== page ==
VODO Is Netflix-Meets-Kickstarter for Indie Film Fans

With 700,000 downloads in less than a month, a neo-noir thriller by newcomer Justin Eugene Evans shoots down the standard distribution model in favor of video-sharing site VODO.

For director Justin Eugene Evans, making the movie was the easy part. Finding somewhere to show his low-budget tale of Vietnam-era espionage was far more complicated. Even with Oscar-nominated star James Cromwell, (Babe, L.A. Confidential) and the buzz-generating blitz of 39 film festivals, the filmmakers for A Lonely Place for Dying struggled to lock in a distribution deal. "We were approached by independent distributors and just about every top sales agent and rep in Los Angeles," says Evans, but the deals, he claims, were so lopsided in favor of the distributor, he and his investors wouldn't make a dime.

So he turned to an unlikely ally in mainstream Hollywood: the legally murky world of peer-to-peer file sharing, partnering with VODO, a free video-sharing site with distribution ties to other prominent P2P networks BitTorrent and Vuze. VODO is currently developing a new film distribution model that has the fundraising ambitions of Kickstarter: a film's supporters give money to the creators and their participation makes them part of the action.  A donation of five dollars earns a digital copy of the screenplay and a podcast interview with Evans. A healthy three grand will get you a private screening. And a whopping $50,000 gets an executive producer credit along with the other bevy of perks.

To make this gambit work on a P2P site, Evans had to flip the script of standard feature length, chopping his film into five serialized parts. The first teaser "episode" is up, with three more episodes to be released over the coming months, with the final episode pegged to run several weeks after the film’s theatrical release.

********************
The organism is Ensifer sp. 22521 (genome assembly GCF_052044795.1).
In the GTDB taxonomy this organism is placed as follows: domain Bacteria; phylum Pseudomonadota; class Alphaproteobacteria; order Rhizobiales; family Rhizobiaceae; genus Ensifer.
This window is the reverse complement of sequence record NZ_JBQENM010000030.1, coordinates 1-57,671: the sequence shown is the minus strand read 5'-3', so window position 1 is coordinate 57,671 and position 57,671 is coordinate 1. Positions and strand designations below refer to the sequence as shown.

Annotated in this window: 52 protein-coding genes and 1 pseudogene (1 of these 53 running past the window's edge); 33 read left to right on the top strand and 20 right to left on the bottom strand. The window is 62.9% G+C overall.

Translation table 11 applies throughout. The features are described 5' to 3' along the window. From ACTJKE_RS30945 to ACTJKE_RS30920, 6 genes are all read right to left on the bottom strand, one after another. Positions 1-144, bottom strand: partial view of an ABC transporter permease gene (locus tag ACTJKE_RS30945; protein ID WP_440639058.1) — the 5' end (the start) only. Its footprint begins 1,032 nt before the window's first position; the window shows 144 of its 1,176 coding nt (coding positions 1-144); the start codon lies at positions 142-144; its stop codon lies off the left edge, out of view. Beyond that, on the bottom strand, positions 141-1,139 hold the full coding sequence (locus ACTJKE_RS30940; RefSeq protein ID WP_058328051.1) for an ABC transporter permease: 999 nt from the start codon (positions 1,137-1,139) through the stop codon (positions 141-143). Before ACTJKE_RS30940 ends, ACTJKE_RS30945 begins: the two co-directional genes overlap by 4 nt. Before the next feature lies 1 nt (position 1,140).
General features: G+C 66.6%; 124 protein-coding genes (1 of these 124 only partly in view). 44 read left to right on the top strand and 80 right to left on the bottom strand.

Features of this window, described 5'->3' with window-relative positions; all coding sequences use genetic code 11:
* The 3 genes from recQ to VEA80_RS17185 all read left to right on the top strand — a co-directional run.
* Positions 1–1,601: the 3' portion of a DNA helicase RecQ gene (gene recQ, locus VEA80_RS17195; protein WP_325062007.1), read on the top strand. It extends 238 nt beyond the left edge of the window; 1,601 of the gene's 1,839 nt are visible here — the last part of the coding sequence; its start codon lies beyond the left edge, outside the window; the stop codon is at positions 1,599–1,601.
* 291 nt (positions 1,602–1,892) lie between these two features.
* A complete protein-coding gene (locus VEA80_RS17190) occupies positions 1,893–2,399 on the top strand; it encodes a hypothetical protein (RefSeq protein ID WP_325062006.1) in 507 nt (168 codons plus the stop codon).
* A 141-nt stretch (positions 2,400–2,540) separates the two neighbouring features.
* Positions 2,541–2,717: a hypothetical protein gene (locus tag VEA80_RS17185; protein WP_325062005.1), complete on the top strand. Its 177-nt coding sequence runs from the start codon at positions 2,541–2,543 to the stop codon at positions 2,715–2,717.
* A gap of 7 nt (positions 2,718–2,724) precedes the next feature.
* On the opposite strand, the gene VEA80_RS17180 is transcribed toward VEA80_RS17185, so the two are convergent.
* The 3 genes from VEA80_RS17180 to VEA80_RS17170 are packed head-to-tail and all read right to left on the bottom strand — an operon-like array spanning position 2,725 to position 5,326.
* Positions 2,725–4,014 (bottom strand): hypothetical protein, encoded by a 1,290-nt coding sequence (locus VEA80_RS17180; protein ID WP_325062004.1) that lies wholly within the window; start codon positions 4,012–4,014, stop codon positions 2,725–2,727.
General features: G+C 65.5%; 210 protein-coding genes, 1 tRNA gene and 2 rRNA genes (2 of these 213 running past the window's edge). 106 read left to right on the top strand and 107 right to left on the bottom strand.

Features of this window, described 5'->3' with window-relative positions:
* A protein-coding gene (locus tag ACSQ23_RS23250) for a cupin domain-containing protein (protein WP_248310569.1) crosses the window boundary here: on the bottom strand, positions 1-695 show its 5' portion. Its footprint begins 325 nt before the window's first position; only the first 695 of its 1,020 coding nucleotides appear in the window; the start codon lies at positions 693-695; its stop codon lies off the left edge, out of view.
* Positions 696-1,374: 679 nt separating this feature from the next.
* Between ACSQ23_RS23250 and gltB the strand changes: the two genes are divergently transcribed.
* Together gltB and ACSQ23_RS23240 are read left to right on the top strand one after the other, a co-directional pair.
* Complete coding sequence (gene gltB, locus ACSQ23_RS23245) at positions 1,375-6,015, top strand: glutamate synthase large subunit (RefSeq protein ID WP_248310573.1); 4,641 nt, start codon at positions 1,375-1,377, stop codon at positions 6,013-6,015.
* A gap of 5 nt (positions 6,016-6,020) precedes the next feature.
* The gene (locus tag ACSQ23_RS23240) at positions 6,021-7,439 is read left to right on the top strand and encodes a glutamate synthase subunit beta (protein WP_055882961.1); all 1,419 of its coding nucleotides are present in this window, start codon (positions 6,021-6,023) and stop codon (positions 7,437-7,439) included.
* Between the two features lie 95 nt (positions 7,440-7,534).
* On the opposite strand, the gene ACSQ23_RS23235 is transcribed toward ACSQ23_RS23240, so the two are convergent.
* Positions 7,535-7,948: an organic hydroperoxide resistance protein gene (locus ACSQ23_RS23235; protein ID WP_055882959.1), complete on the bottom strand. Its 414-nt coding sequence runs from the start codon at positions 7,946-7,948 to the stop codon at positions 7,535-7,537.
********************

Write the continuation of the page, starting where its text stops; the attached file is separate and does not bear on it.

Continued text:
Jamie King, founder and COO of VODO, explains that beyond Evans' film, the company's aim is to be a P2P Netflix, pairing up online audiences with the directors and writers searching for them. Says King: "If we can put the two together, we solve two core problems: giving audiences who are increasingly criminalized by their sharing activities a legitimate engagement with creators, and giving creators who are not served by the incumbent media system a quick, effective route to [the] audience."

With roughly a million uniques a month, King and his VODO team are also planning to get involved with more mainstream distribution services to institute a pay-per-view system for the media available on VODO's site. So far so good: Since its premiere early this month, the film has been downloaded 700,000 times and landed a sponsorship with another online distributor, .TV which paid $15,000 for the first three episodes. Viewer donations will go to promoting the film's theatrical and Blu-ray release with ads in traditional media outlets. Any Oscars, though, Evans gets to keep.

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